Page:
The Falcon 9 rocket was supposed to lift off from the Cape Canaveral (Kennedy) Air Force Station in Florida at 01:37 GMT (7:07am) on Monday.
The mission aims to put 60 Starlink satellites into orbit. If successful at its next launch opportunity, it will expand SpaceX’s fleet of broadband relay satellites to include over 1,200 (some of them are prototypes that are no longer in service).
The Starlink project seeks to provide affordable access to broadband Internet connection across the world.
Earlier in February, SpaceX reportedly completed an equity funding round of $850 million (roughly Rs. 6,190 crore) that sent its valuation to about $74 billion (roughly Rs. 5,39,000 crore).
SpaceX raised the funds at $419.99 (roughly Rs. 30,600) a share and the latest funding round represents a jump of about 60 percent in the company’s valuation from its previous raise, which valued it at $46 billion (roughly Rs. 3,35,000 crores), as per the report.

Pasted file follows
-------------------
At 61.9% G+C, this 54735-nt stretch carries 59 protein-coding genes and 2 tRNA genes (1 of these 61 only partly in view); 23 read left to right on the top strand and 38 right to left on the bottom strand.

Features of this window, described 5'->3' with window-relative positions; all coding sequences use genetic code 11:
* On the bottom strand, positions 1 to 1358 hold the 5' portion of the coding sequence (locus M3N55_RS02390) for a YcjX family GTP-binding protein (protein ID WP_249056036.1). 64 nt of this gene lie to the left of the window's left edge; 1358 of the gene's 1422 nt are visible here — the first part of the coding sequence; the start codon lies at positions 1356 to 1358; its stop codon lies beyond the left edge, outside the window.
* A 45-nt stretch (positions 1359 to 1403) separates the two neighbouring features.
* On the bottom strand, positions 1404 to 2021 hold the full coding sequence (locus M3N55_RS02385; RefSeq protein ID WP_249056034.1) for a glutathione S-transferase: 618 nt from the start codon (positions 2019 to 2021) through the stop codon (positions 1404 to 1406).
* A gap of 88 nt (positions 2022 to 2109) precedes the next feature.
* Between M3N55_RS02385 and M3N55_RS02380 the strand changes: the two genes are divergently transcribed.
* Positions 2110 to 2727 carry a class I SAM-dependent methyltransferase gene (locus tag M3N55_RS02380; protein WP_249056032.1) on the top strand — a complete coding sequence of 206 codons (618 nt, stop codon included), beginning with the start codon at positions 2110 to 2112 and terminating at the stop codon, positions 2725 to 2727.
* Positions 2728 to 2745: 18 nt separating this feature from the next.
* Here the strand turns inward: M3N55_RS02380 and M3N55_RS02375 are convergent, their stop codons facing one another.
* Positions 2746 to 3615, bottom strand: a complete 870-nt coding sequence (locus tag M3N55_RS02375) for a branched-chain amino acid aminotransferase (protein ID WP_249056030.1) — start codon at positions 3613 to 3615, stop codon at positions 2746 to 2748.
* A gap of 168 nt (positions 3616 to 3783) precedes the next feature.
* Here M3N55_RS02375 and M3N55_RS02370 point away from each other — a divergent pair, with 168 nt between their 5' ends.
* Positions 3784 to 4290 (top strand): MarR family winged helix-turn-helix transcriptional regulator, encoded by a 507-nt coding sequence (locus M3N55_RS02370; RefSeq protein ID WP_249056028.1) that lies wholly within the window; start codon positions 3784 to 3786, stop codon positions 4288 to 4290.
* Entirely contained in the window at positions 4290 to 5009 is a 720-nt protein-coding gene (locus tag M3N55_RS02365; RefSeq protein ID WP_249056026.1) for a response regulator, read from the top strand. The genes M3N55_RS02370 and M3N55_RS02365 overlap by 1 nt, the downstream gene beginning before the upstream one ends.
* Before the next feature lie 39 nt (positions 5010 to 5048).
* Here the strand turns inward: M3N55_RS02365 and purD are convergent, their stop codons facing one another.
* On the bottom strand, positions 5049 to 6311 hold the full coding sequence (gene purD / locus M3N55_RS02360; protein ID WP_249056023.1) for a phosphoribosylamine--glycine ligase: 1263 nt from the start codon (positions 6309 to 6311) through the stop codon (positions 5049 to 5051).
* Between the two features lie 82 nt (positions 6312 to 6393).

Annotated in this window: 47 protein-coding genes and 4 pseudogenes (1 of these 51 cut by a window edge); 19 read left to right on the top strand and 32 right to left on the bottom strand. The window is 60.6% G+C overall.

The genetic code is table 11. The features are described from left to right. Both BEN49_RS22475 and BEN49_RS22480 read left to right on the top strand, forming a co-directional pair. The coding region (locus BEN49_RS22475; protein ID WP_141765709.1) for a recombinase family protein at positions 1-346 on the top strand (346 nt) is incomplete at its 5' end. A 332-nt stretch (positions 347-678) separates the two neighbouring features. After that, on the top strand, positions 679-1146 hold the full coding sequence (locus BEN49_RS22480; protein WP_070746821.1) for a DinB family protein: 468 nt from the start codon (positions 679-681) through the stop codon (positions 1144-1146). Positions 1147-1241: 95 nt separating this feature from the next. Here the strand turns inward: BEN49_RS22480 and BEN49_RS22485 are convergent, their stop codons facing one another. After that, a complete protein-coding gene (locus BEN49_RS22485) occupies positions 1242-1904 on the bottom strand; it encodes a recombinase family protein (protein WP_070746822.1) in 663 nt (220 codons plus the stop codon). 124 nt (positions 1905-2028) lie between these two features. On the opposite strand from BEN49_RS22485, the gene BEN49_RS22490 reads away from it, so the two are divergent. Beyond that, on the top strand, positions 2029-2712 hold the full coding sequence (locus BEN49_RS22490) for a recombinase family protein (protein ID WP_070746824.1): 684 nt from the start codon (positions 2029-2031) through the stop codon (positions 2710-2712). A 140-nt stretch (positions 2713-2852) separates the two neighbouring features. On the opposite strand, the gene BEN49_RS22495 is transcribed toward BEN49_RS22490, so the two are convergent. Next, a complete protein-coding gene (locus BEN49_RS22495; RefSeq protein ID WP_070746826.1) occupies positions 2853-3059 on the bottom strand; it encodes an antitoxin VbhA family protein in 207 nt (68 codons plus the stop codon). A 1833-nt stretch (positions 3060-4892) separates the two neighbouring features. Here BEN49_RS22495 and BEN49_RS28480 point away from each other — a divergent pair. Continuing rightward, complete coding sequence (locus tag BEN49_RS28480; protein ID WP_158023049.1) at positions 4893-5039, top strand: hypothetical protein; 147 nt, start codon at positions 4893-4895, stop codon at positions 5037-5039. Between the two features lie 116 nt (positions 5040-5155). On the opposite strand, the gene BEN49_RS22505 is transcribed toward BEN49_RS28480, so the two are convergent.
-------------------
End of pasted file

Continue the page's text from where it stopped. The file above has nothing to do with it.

A prototype of SpaceX’s Starship rocket, the SN9, exploded earlier in February during a landing attempt after a high-altitude test launch in a repeat of an accident that destroyed a previous test rocket.
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SpaceX aborts launch of Falcon 9 rocket carrying Starlink satellites – Space.com
A veteran SpaceX rocket suffered a launch abort just minutes before liftoff Sunday night (Feb. 28) while attempting to launch a new fleet of the company’s Starlink internet satellites.
The Falcon 9 rocket was less than 90 seconds away from launching 60 Starlink satellites into orbit from Pad 39A of NASA’s Kennedy Space Center in Cape Canaveral, Florida when it experienced the automatic abort, SpaceX said.
“Overall, the vehicle and payload are healthy and remain in good health,” SpaceX production supervisor Andy Tran said during live launch commentary. “The next launch opportunity is tomorrow, March 1, at 8:15 Eastern time.”
Sunday night’s launch abort is the latest delay for this particular Starlink mission. It was originally scheduled to fly earlier in February, but was delayed due to hardware issues and poor weather.